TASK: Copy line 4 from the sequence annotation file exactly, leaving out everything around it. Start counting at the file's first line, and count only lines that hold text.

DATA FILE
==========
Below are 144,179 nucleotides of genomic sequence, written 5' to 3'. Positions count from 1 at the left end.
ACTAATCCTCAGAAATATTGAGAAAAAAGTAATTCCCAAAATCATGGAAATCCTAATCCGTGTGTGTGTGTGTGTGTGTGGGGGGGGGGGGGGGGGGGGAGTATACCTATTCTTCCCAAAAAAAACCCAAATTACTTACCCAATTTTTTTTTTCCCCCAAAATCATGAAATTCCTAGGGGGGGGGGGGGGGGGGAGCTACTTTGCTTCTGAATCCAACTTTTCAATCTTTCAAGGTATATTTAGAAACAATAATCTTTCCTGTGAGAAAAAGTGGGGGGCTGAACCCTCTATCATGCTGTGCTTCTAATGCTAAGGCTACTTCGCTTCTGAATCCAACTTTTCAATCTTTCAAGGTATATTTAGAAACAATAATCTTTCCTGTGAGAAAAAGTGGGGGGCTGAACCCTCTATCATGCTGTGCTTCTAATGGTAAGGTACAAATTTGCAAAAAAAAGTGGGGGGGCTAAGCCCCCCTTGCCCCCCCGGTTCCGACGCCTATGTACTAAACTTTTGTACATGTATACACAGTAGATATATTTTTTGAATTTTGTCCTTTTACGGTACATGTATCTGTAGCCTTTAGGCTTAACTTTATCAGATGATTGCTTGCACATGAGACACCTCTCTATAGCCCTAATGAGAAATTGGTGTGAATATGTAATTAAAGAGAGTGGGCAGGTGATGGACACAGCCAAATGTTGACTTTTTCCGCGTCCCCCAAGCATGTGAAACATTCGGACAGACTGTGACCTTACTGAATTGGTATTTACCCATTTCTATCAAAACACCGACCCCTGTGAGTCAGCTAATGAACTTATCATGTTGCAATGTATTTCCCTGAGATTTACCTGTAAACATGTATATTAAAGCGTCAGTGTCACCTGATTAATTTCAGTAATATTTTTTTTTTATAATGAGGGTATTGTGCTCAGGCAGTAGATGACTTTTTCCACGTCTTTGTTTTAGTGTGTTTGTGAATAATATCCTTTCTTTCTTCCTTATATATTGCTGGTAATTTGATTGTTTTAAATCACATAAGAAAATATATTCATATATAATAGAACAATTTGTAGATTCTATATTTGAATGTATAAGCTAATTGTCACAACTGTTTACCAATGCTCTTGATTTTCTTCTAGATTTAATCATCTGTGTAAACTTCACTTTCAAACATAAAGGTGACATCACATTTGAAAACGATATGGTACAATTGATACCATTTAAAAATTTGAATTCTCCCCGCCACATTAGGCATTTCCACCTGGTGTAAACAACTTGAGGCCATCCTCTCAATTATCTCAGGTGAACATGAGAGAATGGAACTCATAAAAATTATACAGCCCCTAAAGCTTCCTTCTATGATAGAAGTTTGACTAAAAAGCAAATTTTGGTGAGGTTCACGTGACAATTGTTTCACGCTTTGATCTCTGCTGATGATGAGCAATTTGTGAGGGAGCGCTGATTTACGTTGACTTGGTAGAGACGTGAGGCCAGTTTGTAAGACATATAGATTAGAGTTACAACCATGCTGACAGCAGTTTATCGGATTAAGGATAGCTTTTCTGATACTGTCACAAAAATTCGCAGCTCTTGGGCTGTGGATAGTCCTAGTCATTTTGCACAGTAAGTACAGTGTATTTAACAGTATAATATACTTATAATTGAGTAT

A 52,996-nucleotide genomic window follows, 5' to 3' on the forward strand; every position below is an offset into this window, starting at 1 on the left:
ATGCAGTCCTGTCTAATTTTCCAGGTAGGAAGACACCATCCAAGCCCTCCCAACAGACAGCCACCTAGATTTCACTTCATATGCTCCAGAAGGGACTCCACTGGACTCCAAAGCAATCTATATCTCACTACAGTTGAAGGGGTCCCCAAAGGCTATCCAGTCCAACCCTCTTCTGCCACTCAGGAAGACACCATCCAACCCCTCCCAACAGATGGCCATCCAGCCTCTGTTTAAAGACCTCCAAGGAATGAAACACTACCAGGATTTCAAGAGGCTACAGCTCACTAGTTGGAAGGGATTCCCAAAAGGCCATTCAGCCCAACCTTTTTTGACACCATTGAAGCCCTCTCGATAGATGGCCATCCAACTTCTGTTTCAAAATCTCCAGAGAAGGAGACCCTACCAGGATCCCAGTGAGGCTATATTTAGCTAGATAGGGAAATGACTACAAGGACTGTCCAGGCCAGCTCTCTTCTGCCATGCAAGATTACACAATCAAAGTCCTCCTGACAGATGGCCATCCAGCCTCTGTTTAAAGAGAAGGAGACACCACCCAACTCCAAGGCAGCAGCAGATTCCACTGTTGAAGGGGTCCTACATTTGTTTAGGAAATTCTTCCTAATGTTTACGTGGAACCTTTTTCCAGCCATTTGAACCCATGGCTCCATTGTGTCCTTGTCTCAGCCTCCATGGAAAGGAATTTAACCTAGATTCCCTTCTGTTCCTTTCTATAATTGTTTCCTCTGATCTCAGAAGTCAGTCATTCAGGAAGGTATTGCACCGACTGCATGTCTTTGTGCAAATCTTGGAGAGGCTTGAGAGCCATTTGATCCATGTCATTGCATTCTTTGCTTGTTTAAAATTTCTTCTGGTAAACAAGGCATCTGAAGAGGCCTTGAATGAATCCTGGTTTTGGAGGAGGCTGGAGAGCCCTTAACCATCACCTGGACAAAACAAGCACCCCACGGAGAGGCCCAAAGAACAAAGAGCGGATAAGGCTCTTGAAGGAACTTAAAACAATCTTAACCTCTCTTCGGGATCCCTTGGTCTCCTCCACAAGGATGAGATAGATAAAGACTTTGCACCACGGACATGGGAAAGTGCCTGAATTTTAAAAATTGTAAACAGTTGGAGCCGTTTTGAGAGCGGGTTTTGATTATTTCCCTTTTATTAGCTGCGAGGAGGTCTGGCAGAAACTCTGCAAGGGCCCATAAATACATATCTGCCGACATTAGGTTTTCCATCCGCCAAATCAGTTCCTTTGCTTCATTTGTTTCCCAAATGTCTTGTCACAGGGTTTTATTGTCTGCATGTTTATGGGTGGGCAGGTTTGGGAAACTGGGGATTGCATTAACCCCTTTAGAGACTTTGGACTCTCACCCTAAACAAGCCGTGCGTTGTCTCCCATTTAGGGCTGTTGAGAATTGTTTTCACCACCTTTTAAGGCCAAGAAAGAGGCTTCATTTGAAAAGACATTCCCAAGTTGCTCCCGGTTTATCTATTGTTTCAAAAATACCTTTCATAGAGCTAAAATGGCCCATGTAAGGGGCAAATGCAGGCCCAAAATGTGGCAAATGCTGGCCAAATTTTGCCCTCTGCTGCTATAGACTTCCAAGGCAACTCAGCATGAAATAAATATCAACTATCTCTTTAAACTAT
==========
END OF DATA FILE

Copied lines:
ATGCAGTCCTGTCTAATTTTCCAGGTAGGAAGACACCATCCAAGCCCTCCCAACAGACAGCCACCTAGATTTCACTTCATATGCTCCAGAAGGGACTCCACTGGACTCCAAAGCAATCTATATCTCACTACAGTTGAAGGGGTCCCCAAAGGCTATCCAGTCCAACCCTCTTCTGCCACTCAGGAAGACACCATCCAACCCCTCCCAACAGATGGCCATCCAGCCTCTGTTTAAAGACCTCCAAGGAATGAAACACTACCAGGATTTCAAGAGGCTACAGCTCACTAGTTGGAAGGGATTCCCAAAAGGCCATTCAGCCCAACCTTTTTTGACACCATTGAAGCCCTCTCGATAGATGGCCATCCAACTTCTGTTTCAAAATCTCCAGAGAAGGAGACCCTACCAGGATCCCAGTGAGGCTATATTTAGCTAGATAGGGAAATGACTACAAGGACTGTCCAGGCCAGCTCTCTTCTGCCATGCAAGATTACACAATCAAAGTCCTCCTGACAGATGGCCATCCAGCCTCTGTTTAAAGAGAAGGAGACACCACCCAACTCCAAGGCAGCAGCAGATTCCACTGTTGAAGGGGTCCTACATTTGTTTAGGAAATTCTTCCTAATGTTTACGTGGAACCTTTTTCCAGCCATTTGAACCCATGGCTCCATTGTGTCCTTGTCTCAGCCTCCATGGAAAGGAATTTAACCTAGATTCCCTTCTGTTCCTTTCTATAATTGTTTCCTCTGATCTCAGAAGTCAGTCATTCAGGAAGGTATTGCACCGACTGCATGTCTTTGTGCAAATCTTGGAGAGGCTTGAGAGCCATTTGATCCATGTCATTGCATTCTTTGCTTGTTTAAAATTTCTTCTGGTAAACAAGGCATCTGAAGAGGCCTTGAATGAATCCTGGTTTTGGAGGAGGCTGGAGAGCCCTTAACCATCACCTGGACAAAACAAGCACCCCACGGAGAGGCCCAAAGAACAAAGAGCGGATAAGGCTCTTGAAGGAACTTAAAACAATCTTAACCTCTCTTCGGGATCCCTTGGTCTCCTCCACAAGGATGAGATAGATAAAGACTTTGCACCACGGACATGGGAAAGTGCCTGAATTTTAAAAATTGTAAACAGTTGGAGCCGTTTTGAGAGCGGGTTTTGATTATTTCCCTTTTATTAGCTGCGAGGAGGTCTGGCAGAAACTCTGCAAGGGCCCATAAATACATATCTGCCGACATTAGGTTTTCCATCCGCCAAATCAGTTCCTTTGCTTCATTTGTTTCCCAAATGTCTTGTCACAGGGTTTTATTGTCTGCATGTTTATGGGTGGGCAGGTTTGGGAAACTGGGGATTGCATTAACCCCTTTAGAGACTTTGGACTCTCACCCTAAACAAGCCGTGCGTTGTCTCCCATTTAGGGCTGTTGAGAATTGTTTTCACCACCTTTTAAGGCCAAGAAAGAGGCTTCATTTGAAAAGACATTCCCAAGTTGCTCCCGGTTTATCTATTGTTTCAAAAATACCTTTCATAGAGCTAAAATGGCCCATGTAAGGGGCAAATGCAGGCCCAAAATGTGGCAAATGCTGGCCAAATTTTGCCCTCTGCTGCTATAGACTTCCAAGGCAACTCAGCATGAAATAAATATCAACTATCTCTTTAAACTAT